For Mother Earth, a prominent Belgian disamament, ecology, and human rights organization , has just recently launched a boycott of U.S. products. http://www.motherearth.org/USboycott/ Like IDEA's boycott, Mother Earth's lists specific comanies, and also includes the choice to "boycott all US products". Other international boycott campaigns directed to the Iraq war are detailed at their web sites: http://www.boycotttheusa.com/ and http://www.boycottusa.org/ (both United Kingdom), Peace Action http://peace-action.inbyron.com/ (Australia), and Spend For Peace http://www.spendforpeace.co.nz/ (New Zealand) .
The British organization Ethical Consumer is promoting their "Boycott Bush" campaign - also a general boycott of U.S. corporations - in response to the negative U.S. position on the Kyoto global warming accords. http://www.boycottbush.net/ The scope of this campaign has not as yet been extended to the Iraq war crisis.
At this time, these campaigns are functioning rather independently, but IDEA's activists are exploring the commonalities among them with the goal of bringing them together into a unified boycott campaign to stop the war against Iraq.
March 8, 2003
Source: IDEA - International group for Direct Economic Action against the war http://www.boycottwar.net
ExxonMobil Admits Boycott Hurts
Last December, the ExxonMobil Corp., known as Esso in Europe, indicated that an activist boycott is hurting its U.K. sales at the pump. Green groups, led by Greenpeace, People and Planet, and Friends of the Earth, staged over 300 demonstrations in the U.K. on December 1, at which time Esso's fuel retailing manager Stuart Kelly reported a drop in sales, though the impact was "low," he said. ExxonMobil, the largest publicly traded oil company, has been accused of opposing the Kyoto Protocol on greenhouse gas emissions and refusing to invest in renewable fuels. Exxon senior vice president Rene Dahan countered these statements by saying that the company does aim to reduce the emission of greenhouse gases, but, "without giving up economic prosperity" Boycott organizers continue to ask drivers not to buy ExxonMobil or Esso gasoline.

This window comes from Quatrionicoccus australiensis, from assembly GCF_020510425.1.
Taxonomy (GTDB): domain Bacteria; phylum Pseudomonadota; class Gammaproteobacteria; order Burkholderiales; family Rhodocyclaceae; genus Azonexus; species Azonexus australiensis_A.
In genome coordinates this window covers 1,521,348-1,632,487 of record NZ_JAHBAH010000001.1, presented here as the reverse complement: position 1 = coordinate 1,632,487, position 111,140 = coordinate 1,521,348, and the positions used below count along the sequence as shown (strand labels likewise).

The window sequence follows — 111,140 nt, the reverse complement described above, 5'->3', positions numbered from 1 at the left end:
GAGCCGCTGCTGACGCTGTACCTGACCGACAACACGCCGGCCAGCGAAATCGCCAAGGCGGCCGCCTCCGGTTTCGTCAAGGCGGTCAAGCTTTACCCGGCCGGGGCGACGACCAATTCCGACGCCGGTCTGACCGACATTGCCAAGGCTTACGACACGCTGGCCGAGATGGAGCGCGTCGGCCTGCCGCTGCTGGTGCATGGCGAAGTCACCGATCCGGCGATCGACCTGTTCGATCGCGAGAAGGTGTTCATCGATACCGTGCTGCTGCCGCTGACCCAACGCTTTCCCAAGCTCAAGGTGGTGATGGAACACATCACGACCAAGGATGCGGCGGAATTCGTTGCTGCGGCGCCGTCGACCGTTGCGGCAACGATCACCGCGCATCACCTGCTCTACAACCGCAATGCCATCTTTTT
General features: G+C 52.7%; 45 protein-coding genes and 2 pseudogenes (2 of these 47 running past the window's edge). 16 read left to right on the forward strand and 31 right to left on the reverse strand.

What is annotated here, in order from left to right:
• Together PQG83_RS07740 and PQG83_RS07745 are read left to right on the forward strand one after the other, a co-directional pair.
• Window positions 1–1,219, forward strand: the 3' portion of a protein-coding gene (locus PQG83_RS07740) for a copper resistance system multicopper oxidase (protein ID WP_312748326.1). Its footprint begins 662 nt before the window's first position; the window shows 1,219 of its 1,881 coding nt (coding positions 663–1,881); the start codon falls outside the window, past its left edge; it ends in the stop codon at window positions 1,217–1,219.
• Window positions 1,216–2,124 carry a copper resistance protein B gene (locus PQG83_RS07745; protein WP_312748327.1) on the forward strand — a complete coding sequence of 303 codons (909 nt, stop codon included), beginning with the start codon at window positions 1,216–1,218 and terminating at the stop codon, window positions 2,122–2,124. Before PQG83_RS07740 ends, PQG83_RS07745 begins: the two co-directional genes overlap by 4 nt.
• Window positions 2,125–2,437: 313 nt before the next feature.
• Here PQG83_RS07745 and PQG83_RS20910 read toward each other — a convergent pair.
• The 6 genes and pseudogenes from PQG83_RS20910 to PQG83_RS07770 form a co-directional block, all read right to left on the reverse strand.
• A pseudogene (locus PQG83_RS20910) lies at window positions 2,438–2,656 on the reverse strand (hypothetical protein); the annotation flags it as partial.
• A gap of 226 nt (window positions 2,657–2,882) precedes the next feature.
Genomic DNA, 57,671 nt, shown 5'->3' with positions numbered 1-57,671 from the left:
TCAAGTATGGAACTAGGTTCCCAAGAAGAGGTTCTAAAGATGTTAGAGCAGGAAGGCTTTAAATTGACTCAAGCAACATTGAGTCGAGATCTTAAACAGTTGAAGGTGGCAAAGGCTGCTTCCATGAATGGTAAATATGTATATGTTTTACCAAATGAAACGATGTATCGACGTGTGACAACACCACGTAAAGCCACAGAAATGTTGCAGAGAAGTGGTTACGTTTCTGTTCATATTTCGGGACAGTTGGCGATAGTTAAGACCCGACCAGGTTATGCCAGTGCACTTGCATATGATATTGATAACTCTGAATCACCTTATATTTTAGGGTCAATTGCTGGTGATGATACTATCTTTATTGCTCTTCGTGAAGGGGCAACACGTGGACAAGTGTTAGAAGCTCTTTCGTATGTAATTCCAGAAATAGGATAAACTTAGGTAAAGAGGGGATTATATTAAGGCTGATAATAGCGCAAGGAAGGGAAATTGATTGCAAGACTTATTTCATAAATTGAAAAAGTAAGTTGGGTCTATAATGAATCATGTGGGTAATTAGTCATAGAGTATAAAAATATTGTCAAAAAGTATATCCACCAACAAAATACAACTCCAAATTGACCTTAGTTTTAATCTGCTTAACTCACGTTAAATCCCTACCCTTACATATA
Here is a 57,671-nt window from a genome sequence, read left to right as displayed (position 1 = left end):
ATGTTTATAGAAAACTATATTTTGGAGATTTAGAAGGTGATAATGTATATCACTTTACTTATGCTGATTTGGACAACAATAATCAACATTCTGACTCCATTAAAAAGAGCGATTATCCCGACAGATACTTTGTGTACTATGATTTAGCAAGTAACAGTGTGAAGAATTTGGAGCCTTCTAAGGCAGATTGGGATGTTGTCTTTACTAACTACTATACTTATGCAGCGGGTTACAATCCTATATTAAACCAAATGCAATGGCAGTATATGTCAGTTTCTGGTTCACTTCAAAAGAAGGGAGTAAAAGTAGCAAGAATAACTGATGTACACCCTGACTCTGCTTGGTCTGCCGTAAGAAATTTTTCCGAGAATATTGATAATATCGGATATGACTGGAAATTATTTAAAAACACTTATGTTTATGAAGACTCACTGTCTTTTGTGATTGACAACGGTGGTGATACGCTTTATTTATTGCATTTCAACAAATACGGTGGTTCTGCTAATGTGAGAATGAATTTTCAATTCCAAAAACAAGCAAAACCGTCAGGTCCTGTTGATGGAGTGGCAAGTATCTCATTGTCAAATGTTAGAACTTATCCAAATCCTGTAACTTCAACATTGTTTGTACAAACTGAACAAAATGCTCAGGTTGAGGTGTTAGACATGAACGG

Contact: www.stopesso.com; www.stopmobil.net.
The Muslim Cola Wars
"By choosing to boycott major brands, consumers are sending a powerful signal: that the exploitation of Muslims cannot continue unchecked."
(AP) The cola wars are taking on a new dimension in Europe, where Muslims are being asked to pledge allegiance to one of two new brands.
"Liberate Your Taste" says the slogan for Qibla Cola; its rival Mecca-Cola tells its buyers: "Don't drink stupid, drink committed."
By offering a dose of activism along with the usual sugar, preservatives and carbonated water, the entrepreneurs behind both new drinks are trying to cash in on anti-American sentiment within Britain's 2.5 million Muslim community.
"The Qibla brand offers a real alternative for people concerned about the practices of some major Western multinationals who support causes that oppress Muslims," said company founder Zahida Parveen.
"By choosing to boycott major brands, consumers are sending a powerful signal: that the exploitation of Muslims cannot continue unchecked."
Qibla was launched in the British market this week following the success of French-Tunisian businessman Tawfiq Mathlouthi's Mecca brand in France.
Mecca, launched in November, was originally targeted at France's Muslim community. But it quickly caught on to a broader market and the bottles - each one described by Mathlouthi as "a little gesture against U.S. imperialism and foreign policy" - are also being distributed in Britain. Both companies have plans to expand to other European countries.
Parveen and Mathlouthi deny a direct attack on Coca-Cola, though the red-and-white swoosh labeling on both products bears a strong resemblance to the U.S. brand. But, they say, the soft drink giant represents American capitalism.
Amirah Ali, a spokeswoman for the London-based Islamic Human Rights Association, said the war on terrorism has made all American brands a focus for resentment, and buying alternative brands makes the Muslim community "feel better."
"It makes us feel like we can do something," Ali said. "Coca-Cola has become a big symbol of America. It's a tangible symbol at a time when there is increasing unhappiness about U.S. foreign policy."
In London's Brick Lane, where there is a large Muslim community, opinions on the success of a boycott are mixed.